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I do not want dialysis: how long can I expect to live, and how would I feel?

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I often see patients in my office who refuse dialysis (should it become necessary) for their advancing kidney disease. I divide these patients in to two categories. The more common category is patients who refuse it because of the "fear of dialysis". They could have trouble understanding dialysis and what potential benefits they could derive from it. They would often make good dialysis candidates who have more to lose than gain by refusing dialysis therapies. The other category is the patient who rightfully refuses dialysis because she or he would not make a good candidate for such treatment. There could be multiple reasons for that. It could be advanced age and frailty, presence of other severe disease conditions like heart failure or metastatic cancer, etc. In such cases, it is hard to always predict if dialysis would add anything to the quality/quantity of life. And often, patients are simply looking at the "big picture". So the questions that come up in

What is "Chronic Kidney Disease", or CKD?

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In my previous  post , I had talked about how physicians check your kidney function, as well as the concept of glomerular filtration rate (a measure of your kidneys' function, or more accurately, its filtration capacity), or GFR. I want to talk today about an entity that you might have heard before: chronic kidney disease, or CKD.  CKD is a generic, umbrella term. Nephrologists define it as " kidney damage or reduction in kidney function that persists for 3 or more months ". The definition does not include the cause of kidney disease. In other words, whether you have reduction in kidney function from diabetes, or high blood pressure, or a genetic cause, you could still carry a common diagnosis of CKD. This diagnosis is then further subdivided in to stages 1 thru 5, depending on the disease severity. This is where the concept of GFR that I talked about  before  becomes useful.    Take a look at the above picture (courtesy of The National Kidney Disease Educa

When do you really need to start seeing a nephrologist (a kidney doctor)?

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I often call kidney disease the "Rodney Dangerfield of Medicine". It gets no respect! Well, outside of the medical community, the same could be said for nephrologists (to a certain extent)! No one is quite sure what they do, or why does anybody need to see one anyway.  For some, we are just another version of urologists. Nephrologists, as the readers of this blog know are physicians who specialize in the diagnosis and treatment of kidney disease, electrolytes, high blood pressure, dialysis, kidney stones, etc. 

Is drinking coffee/caffeine bad for your kidneys?

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This is a question that often comes up when I see patients in my office for treatment of chronic kidney disease ( CKD ). As always, I tend to emphasize the huge role that diet plays in the management of CKD. I noticed that my recent posts might be becoming too wordy, so I am going to keep myself very brief today!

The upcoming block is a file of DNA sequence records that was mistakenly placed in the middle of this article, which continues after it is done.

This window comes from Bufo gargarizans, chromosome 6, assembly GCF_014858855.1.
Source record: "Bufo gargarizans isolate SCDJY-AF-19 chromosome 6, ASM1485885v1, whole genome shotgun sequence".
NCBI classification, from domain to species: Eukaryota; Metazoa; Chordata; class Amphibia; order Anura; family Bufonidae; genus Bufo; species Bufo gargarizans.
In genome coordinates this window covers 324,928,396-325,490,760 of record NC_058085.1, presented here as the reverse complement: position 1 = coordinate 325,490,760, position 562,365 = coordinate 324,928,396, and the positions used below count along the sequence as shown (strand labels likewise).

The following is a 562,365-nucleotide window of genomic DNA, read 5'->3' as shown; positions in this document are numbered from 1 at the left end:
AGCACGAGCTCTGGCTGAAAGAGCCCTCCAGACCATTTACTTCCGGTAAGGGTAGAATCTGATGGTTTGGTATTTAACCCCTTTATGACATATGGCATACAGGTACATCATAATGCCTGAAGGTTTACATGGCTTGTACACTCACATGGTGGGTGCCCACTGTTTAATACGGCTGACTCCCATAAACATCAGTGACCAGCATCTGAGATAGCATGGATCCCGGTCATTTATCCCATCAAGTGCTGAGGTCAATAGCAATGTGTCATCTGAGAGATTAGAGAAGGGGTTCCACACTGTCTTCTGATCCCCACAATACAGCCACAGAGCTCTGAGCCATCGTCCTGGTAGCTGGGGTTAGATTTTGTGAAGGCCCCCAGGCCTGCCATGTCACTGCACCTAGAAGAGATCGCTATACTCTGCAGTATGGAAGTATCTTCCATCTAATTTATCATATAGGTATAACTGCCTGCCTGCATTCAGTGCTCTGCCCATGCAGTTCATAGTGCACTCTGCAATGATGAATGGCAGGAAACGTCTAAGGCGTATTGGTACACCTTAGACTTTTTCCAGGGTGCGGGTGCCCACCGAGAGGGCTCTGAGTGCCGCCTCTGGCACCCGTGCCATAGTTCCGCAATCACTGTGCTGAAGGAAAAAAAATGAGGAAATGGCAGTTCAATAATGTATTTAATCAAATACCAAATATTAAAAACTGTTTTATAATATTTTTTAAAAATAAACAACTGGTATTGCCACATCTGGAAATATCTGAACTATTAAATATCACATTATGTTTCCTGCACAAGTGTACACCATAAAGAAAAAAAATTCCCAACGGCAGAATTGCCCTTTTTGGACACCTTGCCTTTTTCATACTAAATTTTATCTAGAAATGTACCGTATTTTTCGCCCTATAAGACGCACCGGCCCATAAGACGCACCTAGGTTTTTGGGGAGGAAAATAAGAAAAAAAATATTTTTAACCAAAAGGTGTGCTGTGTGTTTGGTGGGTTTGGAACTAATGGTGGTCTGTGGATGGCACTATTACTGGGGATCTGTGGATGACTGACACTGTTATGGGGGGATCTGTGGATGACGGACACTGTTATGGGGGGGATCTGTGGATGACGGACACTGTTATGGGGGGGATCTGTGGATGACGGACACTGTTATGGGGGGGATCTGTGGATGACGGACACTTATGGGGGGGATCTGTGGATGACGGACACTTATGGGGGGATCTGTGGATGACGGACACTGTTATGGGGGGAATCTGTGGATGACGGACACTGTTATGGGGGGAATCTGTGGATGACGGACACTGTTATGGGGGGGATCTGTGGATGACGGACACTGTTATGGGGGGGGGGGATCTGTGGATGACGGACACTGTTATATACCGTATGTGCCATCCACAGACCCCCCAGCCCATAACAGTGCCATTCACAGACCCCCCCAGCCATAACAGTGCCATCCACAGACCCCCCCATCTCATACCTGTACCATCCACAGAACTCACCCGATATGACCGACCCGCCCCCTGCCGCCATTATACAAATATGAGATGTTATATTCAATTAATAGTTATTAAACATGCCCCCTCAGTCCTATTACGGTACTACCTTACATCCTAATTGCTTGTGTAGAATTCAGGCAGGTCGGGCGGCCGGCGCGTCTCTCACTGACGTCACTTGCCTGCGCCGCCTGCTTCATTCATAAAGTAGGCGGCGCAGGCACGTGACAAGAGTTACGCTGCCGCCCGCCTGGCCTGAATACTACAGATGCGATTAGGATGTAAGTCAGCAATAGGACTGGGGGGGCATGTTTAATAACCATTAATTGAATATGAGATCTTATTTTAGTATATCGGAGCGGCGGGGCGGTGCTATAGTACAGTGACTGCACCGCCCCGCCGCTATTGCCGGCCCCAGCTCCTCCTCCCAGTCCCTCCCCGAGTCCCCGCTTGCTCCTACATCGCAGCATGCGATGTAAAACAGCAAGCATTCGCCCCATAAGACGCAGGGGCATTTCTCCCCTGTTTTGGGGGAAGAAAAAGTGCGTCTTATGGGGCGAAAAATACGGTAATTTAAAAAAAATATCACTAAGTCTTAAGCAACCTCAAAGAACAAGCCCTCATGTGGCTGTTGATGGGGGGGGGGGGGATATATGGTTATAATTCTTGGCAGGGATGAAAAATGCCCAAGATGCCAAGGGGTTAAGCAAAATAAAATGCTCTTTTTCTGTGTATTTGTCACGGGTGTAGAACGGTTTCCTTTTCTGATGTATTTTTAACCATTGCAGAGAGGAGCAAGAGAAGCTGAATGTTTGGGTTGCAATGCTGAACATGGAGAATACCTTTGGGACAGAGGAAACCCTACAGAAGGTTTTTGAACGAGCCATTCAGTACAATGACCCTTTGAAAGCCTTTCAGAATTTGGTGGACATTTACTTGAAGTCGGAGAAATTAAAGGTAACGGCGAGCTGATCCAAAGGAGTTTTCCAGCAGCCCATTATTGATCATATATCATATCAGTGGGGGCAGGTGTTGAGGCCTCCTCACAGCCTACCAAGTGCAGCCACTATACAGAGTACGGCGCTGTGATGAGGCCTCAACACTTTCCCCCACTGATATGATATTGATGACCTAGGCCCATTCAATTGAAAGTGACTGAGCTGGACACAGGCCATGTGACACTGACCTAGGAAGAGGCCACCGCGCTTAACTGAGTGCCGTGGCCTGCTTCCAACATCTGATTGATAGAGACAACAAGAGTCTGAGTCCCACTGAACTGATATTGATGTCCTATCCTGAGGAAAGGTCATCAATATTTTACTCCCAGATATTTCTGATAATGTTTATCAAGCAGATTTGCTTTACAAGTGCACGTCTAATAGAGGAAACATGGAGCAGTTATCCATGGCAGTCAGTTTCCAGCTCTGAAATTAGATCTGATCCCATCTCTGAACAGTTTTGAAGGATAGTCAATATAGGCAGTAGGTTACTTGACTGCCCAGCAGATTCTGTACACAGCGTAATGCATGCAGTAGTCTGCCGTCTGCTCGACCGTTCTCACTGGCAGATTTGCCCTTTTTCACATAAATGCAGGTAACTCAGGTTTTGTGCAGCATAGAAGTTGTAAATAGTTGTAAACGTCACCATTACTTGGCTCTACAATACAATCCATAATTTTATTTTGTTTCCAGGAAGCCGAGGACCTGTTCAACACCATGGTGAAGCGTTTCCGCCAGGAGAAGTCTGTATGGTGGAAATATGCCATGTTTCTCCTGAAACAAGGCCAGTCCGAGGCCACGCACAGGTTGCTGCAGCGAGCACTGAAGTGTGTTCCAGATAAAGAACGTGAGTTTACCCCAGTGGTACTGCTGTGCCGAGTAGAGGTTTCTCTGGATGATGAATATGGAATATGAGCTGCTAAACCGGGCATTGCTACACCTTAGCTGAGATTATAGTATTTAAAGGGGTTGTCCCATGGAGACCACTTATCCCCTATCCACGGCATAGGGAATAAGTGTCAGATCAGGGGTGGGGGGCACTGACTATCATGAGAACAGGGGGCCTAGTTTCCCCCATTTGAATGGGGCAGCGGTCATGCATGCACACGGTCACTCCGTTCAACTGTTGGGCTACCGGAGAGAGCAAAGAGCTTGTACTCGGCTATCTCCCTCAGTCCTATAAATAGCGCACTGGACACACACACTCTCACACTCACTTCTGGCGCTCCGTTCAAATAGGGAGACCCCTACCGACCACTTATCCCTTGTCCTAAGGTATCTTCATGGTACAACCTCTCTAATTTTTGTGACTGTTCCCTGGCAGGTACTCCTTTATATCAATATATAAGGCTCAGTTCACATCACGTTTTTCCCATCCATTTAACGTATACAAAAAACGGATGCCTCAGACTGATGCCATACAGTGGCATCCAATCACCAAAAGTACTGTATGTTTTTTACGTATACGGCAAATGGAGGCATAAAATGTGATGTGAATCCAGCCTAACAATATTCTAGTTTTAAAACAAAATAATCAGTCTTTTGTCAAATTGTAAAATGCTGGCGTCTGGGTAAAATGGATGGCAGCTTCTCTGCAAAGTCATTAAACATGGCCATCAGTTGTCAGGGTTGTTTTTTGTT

How do physicians check your kidneys' function?

Most people know that getting a stress test is a way to test your heart's function. But how do you test your kidney function? You might have heard doctors mention words like "creatinine", or "GFR" when checking how good or bad your kidneys are doing. Although there are a lot of methods by which the kidneys' performance can be measured, I will explain the ones that are used most often in clinical setting

The effect of artificially sweetened soft drinks/colas on kidney and cardiovascular function: Are diet sodas as harmless as they appear?

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Most of us, even the fitness freaks, feel good about consuming diet soda...that harmless, calorie-free, sugar-free indulgence. What could ever be wrong about a can of zero calorie, carbonated, flavored water?! Possibly a lot, it seems. The potential for harm stems from the various ingredients that go in to conjuring your favorite diet soft drink. Lets break down a typical artificially sweetened beverage (diet soda) in to its bare ingredients that are pertinent for this discussion : artificial sweeteners, caffeine, caramel color, and phosphoric acid.

Diet for patients with kidney disease: A little sweet, a little salty, and what to eat more/less of?

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You are what you eat. Your kidneys are no different. Diet and lifestyle have a huge influence on the development of kidney disease, as well its rate of progression once it develops. Hence, in my practice, and especially in patients with early stage chronic kidney disease (CKD)  or  stage 3/early stage 4 ,  I place a strong focus on diet (in addition to treating the cause of CKD) which may sometimes go a long way in preventing disease progression. This does not mean that the right diet is not important in advanced stages of CKD. It very well is; however, you will probably need more aggressive medical management in those stages. I have emphasized before that, like many other things in life, prevention is not only better than cure, it is much much easier too. Once GFR (glomerular filtration rate, a measure of your kidney function) permanently declines, it is unlikely that it will increase. Hence GFR decline is often a " one way highway ".